Data collection to shed light on Denver police interactions with minorities
Author: Adam McCoy - June 14, 2018 - Updated: June 14, 2018
Does the Denver Police Department racially profile those they come in contact with daily?
Local law enforcement leaders hope a new data collection program unveiled this week can help shed some light on the nature of its interactions with minorities in Denver.
Launching in northeast Denver in mid-July, the three-month pilot program will require that Denver police officers record the ethnicity of everyone they engage with during traffic and pedestrian stops, KVDR reports. Police won’t ask about ethnicity during stops. Rather, data will be collected based on officers’ perception of race.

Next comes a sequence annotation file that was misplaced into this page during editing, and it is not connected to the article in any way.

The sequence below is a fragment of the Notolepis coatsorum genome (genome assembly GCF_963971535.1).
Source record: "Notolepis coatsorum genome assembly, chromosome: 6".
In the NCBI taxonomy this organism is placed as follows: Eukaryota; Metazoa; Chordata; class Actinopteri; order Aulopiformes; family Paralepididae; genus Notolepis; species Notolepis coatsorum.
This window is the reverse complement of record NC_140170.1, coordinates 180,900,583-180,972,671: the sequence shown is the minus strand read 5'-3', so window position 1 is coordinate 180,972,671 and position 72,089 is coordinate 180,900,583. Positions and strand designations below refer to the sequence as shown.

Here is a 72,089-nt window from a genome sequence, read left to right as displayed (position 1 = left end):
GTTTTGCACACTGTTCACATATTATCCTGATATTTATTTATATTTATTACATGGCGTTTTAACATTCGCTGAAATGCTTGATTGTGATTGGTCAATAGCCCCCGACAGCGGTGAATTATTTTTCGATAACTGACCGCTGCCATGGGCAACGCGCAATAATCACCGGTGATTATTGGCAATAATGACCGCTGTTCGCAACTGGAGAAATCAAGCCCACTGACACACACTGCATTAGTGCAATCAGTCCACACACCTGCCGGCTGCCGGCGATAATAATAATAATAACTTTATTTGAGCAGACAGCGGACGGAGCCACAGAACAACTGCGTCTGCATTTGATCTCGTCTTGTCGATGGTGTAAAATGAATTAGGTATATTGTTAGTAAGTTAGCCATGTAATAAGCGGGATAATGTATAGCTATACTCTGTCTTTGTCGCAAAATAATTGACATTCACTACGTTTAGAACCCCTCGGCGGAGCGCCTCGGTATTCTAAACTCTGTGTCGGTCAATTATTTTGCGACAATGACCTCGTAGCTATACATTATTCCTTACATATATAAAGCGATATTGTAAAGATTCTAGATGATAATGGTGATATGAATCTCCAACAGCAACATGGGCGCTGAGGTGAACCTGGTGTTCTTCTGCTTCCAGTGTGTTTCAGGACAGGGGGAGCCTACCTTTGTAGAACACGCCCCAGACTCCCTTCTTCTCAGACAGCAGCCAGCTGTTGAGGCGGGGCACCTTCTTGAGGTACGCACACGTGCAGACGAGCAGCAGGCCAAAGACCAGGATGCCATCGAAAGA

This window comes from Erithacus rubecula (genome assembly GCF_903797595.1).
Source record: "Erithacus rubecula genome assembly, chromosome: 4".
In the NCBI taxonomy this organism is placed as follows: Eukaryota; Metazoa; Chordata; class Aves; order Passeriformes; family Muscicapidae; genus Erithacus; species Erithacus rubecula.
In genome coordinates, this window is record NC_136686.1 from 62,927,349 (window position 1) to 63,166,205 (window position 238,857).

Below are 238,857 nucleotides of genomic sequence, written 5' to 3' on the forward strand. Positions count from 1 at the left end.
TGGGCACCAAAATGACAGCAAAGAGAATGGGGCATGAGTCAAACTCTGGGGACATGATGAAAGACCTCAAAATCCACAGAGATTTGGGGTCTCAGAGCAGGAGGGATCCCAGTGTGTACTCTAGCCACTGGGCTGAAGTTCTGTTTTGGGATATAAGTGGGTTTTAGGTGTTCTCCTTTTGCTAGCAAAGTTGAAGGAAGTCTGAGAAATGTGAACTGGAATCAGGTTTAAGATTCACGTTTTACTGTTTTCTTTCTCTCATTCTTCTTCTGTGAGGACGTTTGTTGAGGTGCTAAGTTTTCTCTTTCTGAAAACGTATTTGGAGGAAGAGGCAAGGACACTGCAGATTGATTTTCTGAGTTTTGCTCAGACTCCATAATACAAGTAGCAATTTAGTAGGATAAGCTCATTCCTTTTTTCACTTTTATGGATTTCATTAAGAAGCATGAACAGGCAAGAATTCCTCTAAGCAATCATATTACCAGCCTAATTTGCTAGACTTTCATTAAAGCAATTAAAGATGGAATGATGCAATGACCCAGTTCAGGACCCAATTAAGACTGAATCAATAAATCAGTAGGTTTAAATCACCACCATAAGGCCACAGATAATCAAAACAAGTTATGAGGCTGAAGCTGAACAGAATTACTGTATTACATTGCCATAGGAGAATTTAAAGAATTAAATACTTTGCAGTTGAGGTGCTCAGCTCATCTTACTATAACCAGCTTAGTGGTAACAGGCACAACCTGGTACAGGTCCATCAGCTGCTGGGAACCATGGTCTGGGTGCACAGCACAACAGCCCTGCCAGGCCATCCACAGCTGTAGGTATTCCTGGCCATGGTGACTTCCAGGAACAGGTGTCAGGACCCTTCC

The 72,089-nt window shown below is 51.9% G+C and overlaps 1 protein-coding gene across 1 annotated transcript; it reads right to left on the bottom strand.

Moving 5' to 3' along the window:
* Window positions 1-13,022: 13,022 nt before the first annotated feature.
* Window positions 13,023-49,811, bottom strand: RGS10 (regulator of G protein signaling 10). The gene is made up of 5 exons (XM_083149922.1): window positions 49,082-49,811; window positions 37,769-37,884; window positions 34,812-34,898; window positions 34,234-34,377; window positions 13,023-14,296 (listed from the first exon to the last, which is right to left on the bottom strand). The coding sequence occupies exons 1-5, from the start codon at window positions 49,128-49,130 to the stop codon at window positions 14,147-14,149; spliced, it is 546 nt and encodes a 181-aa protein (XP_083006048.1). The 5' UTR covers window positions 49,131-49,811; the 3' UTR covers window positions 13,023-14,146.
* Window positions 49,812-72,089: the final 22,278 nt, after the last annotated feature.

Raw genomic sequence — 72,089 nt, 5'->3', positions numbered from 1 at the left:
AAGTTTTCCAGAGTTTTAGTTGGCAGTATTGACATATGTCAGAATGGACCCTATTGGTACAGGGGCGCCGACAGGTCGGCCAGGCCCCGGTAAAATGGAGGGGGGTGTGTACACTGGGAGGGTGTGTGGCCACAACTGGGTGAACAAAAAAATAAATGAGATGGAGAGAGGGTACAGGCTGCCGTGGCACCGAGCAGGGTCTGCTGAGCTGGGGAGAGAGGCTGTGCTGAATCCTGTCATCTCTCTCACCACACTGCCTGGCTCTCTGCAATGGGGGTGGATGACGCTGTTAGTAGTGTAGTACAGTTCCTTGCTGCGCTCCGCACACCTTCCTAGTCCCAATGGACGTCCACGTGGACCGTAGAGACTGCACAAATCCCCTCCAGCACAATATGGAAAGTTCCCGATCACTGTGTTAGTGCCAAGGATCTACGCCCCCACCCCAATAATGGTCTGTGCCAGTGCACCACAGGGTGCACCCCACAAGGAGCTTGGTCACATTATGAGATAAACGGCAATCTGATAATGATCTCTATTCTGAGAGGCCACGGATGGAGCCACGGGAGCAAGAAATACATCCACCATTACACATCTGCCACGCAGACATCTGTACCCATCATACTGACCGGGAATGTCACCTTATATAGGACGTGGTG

The information, which also includes dozens of data points including gender and age, will be shared with the New York-based Center for Policing Equity — an independent group that frequently works with police departments, analyzing data and improving community relations.
Eventually, the program will expand citywide and provide possible insight into better policing practices, Lisa Calderon, co-chair of the Colorado Latino Forum, told the Colorado Independent.
Calderon was a part of the two-year process of crafting the program alongside other groups including Denver police, the Denver Department of Safety, the Office of the Independent Monitor and the ACLU of Colorado, among others.
Nicholas Mitchell — who leads the Office of the Independent Monitor, the city’s civilian law enforcement watchdog agency — told the Colorado Independent he often receives reports of racial profiling by the Denver police force. But “there’s often not a very good answer to their concerns” because comprehensive data isn’t collected.